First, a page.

When we hear the phrase “Grief and Loss”, often images of someone grieving over another who has died comes to mind. Perhaps you think of Kubler and Ross’s Five Stages of Grief, “denial, anger, bargaining, depression and acceptance”. Of course it makes sense to attach “grief and loss” to death, but I’d like to challenge us to expand our thinking to include (more regularly) much more.
Before I went back to school to become a counselor, I was a teacher. I didn’t know much about depression, anxiety, grief, loss, and mindfulness. I didn’t know how important it was to pay attention to my moods, feelings, and behaviors. If I WAS paying attention to these things, I didn’t know what to do with them if they were off. I did have a group of friends and family that loved me, and I’d say I’m a pretty emotionally “tuned in” individual. BUT, the feelings I was chronically having, I especially didn’t know to pay attention to, and give myself a break from. I only wish someone would have told me that I was dealing with grief and loss most of my 30’s. Because of my lack of knowledge and perhaps some of my pride, I lived with a heavy load on my shoulders I did not know how to ask for help carrying.
So in writing this, I want to encourage us all to extend our thinking of grief and loss to anyTHING someone may have lost. ANYTHING. Period. AND that “thing” could even be something they never really “HAD” in the first place…A lost dream or hope. Here is my experience.
I was raised in Tennessee by my parents who stayed married until my dad died of cancer in 2013. My extended family is large, with aunts, uncles, and cousins that also modeled the “traditional American” family of two parents each having 1-2 children. Because of my upbringing, my Christian roots, and the area of the country where I grew up, my future was focused on getting married and having my own children. My mom and I would talk about my future husband, we would dream about my wedding, and we would talk about how I would raise my family. Sure, I would work…but that was secondary and perhaps even tertiary. I would dream about the house I would decorate and the meals and birthday parties I would prepare and host. I envisioned the dogs we would have, the church we would go to, and the parties we would enjoy. I was excited for my future and had it all planned out.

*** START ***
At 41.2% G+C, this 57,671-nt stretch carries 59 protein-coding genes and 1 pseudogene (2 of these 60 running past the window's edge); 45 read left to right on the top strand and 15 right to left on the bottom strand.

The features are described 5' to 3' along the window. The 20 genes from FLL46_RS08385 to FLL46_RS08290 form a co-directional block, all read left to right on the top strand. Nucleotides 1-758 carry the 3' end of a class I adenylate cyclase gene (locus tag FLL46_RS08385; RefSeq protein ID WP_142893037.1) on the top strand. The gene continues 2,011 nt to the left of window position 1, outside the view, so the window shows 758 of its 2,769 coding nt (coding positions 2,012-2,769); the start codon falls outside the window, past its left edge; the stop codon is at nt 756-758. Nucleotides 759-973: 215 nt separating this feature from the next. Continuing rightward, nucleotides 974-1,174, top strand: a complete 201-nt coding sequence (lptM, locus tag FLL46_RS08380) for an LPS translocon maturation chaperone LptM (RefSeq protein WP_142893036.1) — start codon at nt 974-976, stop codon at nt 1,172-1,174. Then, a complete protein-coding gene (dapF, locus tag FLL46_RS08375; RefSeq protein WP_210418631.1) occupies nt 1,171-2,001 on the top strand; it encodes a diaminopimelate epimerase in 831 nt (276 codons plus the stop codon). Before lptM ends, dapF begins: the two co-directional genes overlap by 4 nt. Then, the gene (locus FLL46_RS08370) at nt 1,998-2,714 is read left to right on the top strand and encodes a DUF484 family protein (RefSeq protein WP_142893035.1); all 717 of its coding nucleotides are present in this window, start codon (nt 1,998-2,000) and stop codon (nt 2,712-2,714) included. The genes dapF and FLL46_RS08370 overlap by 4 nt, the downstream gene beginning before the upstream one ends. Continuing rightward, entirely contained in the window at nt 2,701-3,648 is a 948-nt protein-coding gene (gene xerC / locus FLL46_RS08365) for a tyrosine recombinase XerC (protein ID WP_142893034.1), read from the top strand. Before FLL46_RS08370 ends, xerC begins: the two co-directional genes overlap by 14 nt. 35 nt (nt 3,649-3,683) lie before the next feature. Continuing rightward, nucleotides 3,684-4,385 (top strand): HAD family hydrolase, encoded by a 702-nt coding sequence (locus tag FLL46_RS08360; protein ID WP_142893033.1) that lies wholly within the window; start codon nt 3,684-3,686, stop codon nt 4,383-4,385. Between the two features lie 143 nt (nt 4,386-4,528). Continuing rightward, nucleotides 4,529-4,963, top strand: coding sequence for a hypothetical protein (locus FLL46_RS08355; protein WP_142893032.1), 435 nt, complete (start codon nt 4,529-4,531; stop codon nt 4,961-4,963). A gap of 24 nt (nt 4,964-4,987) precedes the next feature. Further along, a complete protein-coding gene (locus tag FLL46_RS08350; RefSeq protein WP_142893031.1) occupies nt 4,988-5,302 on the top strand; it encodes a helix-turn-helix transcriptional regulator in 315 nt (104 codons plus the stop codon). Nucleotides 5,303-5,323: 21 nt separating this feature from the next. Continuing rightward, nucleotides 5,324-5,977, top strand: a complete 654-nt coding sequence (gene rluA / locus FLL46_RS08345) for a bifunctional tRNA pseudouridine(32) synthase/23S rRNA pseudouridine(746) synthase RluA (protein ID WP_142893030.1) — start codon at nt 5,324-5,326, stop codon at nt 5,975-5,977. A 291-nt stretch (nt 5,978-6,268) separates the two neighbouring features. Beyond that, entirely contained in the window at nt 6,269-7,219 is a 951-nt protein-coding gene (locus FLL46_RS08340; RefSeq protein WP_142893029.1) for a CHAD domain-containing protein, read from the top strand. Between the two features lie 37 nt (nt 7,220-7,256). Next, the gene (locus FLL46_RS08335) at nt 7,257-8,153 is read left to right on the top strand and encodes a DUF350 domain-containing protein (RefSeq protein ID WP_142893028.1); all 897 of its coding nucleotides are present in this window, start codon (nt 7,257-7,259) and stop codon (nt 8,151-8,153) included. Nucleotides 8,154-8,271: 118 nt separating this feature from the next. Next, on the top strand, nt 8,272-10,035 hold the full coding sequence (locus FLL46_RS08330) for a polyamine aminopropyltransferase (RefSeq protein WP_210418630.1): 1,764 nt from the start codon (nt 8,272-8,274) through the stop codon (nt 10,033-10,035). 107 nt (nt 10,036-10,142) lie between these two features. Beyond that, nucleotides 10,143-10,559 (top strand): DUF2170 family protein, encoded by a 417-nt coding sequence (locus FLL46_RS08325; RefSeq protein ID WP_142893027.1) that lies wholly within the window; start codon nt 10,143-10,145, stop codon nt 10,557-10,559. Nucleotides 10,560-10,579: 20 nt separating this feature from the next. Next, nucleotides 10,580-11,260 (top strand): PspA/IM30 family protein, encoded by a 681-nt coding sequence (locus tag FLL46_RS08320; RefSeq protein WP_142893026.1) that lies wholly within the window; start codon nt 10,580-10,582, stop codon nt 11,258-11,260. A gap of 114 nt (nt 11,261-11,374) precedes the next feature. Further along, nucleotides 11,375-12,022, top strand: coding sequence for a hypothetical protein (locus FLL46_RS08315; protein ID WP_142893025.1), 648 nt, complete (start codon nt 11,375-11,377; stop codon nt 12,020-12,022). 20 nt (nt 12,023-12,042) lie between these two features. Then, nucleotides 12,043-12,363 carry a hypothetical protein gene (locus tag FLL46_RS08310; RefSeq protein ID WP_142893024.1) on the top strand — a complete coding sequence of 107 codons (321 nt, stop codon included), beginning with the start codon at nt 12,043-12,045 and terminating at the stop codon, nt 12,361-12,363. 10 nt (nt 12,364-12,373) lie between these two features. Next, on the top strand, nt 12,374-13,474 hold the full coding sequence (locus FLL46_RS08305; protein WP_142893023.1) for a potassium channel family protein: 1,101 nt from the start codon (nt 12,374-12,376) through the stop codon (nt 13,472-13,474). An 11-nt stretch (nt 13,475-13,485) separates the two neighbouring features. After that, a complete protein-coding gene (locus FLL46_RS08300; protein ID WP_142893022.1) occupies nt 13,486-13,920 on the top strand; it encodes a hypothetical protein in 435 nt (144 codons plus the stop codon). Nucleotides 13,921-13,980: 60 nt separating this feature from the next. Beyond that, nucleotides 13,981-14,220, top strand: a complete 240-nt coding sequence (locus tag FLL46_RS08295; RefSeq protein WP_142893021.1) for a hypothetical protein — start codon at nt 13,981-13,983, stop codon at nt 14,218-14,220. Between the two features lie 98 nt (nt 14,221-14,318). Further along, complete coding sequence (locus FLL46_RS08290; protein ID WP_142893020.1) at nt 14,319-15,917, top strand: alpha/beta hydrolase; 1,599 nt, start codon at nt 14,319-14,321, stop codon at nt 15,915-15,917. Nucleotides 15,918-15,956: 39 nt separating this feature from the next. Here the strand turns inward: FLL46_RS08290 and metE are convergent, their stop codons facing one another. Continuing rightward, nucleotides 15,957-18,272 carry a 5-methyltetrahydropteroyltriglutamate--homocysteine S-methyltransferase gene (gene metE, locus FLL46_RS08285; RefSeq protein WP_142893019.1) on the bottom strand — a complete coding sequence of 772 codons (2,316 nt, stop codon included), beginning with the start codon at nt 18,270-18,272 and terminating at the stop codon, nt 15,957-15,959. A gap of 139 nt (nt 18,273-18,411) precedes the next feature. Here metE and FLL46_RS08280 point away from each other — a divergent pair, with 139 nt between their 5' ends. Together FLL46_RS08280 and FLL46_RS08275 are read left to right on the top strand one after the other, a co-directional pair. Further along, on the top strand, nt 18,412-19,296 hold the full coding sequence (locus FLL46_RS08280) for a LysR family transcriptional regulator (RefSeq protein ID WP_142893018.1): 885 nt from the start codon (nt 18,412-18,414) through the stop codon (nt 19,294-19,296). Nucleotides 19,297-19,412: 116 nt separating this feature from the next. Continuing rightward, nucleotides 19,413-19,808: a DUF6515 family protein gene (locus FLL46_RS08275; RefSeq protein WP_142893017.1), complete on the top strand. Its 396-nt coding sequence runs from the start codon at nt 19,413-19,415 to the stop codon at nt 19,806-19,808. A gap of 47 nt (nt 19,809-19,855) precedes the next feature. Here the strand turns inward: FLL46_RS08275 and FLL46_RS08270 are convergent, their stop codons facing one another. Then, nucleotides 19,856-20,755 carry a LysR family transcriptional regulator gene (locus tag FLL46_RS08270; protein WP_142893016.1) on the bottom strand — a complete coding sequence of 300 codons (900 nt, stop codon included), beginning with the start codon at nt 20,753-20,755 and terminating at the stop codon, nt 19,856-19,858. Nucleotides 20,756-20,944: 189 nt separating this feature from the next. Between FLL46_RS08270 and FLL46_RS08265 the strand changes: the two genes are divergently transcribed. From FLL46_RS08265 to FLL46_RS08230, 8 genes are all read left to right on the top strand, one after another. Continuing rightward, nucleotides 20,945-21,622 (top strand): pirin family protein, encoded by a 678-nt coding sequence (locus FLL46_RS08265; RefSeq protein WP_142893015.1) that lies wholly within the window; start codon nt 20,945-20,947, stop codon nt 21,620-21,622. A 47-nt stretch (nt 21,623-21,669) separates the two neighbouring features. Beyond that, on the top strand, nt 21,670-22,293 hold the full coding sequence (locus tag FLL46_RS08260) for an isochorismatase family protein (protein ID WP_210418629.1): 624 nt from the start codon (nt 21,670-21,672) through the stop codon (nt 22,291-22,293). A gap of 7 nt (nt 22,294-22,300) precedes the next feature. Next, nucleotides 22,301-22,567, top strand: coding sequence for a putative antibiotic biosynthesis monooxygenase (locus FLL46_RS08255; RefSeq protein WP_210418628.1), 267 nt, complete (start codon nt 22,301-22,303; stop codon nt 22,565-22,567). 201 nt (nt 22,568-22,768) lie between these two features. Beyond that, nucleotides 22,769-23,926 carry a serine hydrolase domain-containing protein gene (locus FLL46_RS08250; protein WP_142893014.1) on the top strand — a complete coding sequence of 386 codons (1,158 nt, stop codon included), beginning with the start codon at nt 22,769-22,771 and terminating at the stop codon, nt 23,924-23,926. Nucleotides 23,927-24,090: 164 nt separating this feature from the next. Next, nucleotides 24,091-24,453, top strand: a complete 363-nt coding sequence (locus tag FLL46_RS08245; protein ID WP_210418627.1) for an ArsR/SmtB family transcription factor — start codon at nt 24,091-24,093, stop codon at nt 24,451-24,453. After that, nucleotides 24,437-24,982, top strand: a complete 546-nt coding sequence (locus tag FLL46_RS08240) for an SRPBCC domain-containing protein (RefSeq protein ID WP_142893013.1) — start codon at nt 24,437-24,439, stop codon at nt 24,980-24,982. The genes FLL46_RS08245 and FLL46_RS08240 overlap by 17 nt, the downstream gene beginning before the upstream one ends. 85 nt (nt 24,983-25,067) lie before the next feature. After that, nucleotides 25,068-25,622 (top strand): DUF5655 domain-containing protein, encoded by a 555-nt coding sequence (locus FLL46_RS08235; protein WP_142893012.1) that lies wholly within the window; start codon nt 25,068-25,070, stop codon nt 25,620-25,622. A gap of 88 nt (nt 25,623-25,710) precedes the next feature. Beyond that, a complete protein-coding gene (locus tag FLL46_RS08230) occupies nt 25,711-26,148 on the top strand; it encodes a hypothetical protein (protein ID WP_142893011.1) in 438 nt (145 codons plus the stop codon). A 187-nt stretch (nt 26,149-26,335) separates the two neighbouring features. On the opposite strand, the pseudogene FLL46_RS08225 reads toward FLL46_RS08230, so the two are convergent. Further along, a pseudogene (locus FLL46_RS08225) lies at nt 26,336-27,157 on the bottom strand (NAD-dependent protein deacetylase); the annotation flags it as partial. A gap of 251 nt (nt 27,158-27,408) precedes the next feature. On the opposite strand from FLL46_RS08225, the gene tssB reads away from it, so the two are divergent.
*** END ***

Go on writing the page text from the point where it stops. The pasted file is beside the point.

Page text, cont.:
Over time, after many failed dating relationships and getting older, little by little those dreams started slipping away and I couldn’t wrap my brain around what to do about it. Meanwhile I was living the single life, but I felt I didn’t know how to do that very well since I never had planned or envisioned THAT for myself. I mean, what was I supposed to do with all this time on my hands? Even going to the gym didn’t seem to be enough to fill the time after work every day! And, I DATED. I spent A LOT of time and energy dating. Every time I went through a break up of a serious relationship, I believe I went through grief and loss, but never did anyone label it so, and I FOR SURE wasn’t going to, either. Each break up was more difficult not only because of the depth and uniqueness of it, and the loss of that person in my life, but because I was older, the dreams of my future would fade a bit more each time.
At the time, I was teaching. I would remember dragging myself from bed every morning and having to force myself to smile and interact with my students and co-workers after a breakup. Sometimes “getting back to normal” took months. I felt I was on autopilot, in a fog, and just forcing myself through life in those moments. I remember feeling like I SHOULD BE ok, after all, it was ONLY a breakup.